The last decade has seen no less than four prominent filmed adaptations of Jane Austen's Pride & Prejudice, including a Mormon version and Gurinder Chadha's Bollywood-styled pastiche Bride & Prejudice. For the latest revision, director Joe Wright's sexes up the 1813 novel, Kenneth Branagh-style. Casting hot new star Keira Knightley as Elizabeth Bennet—as well as Matthew MacFadyen, Rosamund Pike, Jena Malone, Brenda Blethyn, Judi Dench and Donald Sutherland—Wright resists being overly reverent to his source and pursues a clean narrative streamline.
One of five sisters, Elizabeth is the calm at the center of a storm: a mania for marriageable men. Pike's not-so-plain Jane, always served up first by the hyperactive Mrs. Bennet (Blethyn), attracts the attention of one Mr. Bingley. Meanwhile, Bingley's dour compatriot Mr. Darcy (MacFadyen, of TV's MI-5) bemusedly initiates a passive-aggressive anti-romance with Elizabeth, culminating in the inevitable Well-Made Ending. Dench, as the mean-spirited Lady Catherine de Bourg, and Sutherland, as Mr. Bennet, happily make the most of their respective scenic gems.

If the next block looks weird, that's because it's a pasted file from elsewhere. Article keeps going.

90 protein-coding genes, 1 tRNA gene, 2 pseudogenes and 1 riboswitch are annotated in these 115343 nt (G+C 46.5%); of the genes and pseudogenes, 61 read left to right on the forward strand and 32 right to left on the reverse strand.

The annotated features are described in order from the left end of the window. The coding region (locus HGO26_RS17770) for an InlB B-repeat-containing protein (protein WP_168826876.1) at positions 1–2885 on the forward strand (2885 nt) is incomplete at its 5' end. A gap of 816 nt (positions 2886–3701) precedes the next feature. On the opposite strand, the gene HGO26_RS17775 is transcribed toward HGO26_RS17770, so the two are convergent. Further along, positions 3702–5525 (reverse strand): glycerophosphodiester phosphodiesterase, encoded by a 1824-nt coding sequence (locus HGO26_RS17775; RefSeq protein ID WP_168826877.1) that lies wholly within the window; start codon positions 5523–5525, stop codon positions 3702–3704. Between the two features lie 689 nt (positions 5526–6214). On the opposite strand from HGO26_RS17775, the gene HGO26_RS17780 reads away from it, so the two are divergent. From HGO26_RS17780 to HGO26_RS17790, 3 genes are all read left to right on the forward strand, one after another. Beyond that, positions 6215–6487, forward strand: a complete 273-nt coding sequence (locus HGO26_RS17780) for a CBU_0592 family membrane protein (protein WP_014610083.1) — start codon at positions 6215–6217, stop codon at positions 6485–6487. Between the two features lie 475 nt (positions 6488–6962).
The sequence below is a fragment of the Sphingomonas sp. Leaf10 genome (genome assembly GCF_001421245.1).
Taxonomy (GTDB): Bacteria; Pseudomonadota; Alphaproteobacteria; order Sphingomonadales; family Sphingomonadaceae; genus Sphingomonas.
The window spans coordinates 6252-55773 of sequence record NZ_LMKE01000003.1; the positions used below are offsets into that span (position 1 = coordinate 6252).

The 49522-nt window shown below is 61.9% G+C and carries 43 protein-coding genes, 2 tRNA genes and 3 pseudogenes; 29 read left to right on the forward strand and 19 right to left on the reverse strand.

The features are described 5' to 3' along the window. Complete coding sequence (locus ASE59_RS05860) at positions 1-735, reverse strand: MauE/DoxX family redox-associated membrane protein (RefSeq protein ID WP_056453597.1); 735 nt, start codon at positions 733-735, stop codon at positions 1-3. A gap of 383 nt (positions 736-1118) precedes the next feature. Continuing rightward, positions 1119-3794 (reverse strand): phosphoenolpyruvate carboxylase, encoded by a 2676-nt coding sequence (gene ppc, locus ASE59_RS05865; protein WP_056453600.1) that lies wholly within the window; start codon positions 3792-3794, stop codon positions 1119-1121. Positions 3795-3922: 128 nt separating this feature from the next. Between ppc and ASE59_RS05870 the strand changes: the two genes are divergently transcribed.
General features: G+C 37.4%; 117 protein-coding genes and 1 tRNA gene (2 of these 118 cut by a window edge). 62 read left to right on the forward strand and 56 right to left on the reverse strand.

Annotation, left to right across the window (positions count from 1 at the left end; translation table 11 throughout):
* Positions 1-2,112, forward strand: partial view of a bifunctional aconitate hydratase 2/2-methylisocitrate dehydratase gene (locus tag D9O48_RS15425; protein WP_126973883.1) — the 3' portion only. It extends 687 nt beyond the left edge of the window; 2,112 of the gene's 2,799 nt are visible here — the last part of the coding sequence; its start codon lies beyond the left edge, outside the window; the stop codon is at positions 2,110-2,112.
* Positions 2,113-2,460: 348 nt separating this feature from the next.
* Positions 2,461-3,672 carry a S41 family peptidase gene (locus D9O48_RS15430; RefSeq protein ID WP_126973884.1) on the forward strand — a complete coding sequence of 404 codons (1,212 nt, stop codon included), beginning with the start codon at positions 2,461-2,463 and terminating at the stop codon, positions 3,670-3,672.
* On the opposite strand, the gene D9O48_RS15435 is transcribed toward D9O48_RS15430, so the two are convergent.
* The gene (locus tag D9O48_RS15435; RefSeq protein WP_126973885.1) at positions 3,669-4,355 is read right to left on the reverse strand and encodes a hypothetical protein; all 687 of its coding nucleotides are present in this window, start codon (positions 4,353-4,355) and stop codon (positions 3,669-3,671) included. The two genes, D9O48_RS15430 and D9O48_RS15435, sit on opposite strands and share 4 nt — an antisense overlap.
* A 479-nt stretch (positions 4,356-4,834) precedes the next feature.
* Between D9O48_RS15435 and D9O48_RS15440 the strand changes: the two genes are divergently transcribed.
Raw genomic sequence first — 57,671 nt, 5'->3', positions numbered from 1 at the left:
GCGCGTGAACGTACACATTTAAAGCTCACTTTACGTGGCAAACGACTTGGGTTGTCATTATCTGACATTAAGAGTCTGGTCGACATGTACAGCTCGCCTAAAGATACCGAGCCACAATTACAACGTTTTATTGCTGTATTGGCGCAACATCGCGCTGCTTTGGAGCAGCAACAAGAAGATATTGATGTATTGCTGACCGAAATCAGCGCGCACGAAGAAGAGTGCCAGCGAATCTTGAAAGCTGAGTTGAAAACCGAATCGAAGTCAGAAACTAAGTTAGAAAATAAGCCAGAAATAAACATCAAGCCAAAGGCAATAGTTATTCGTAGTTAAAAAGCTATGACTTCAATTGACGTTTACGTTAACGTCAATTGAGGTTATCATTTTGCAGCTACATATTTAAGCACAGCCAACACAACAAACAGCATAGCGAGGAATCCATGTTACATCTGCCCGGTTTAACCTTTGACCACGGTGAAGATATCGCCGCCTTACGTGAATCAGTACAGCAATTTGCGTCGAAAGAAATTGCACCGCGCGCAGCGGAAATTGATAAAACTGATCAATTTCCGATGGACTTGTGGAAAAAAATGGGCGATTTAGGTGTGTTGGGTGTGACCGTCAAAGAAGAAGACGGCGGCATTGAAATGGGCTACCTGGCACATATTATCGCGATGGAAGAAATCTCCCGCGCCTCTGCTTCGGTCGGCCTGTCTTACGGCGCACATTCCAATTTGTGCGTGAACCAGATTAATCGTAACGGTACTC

The populist approach has the disadvantage of somewhat curtailing Austen's witty breadth. The magic-hour climax, which literally fogs up the lens, constitutes a near-parody of romance-novel cliches: the tall romantic hero, in boots and long, flapping coat but no longer reticent or overly proper, strides across a moor to his windswept beloved. The source of Darcy's slow-melting stiffness remains entirely inscrutable, and worse, pivotal romantic rival Wickham (Rupert Friend) gets so little play that he remains a transparent device.
But Wright's ability to evoke sympathy for even the marginal characters—partly by exercising ingeniously economical staging to catch them in private moments—distinguishes this Pride & Prejudice. More than once, Wright orchestrates long tracking shots to orient the audience to the large cast of characters sharing the same time and space. In one scene, Wright pulls off the conceit of making Elizabeth and Mr. Darcy appear to be blissfully alone in a frozen moment at the end of a dance; in many like-minded moments, Wright takes in telling gestures and expressions to enliven scenes approaching their 200th birthday.
One character mulls the unthinkable: "We are all fools in love." Wright doesn't ignore the dark underside of the story, the gender and class powerlessness of the marry-or-else Bennet sisters. Still, his 127-minute Pride & Prejudice is surprisingly sprightly—a boon for weary holiday moviegoers.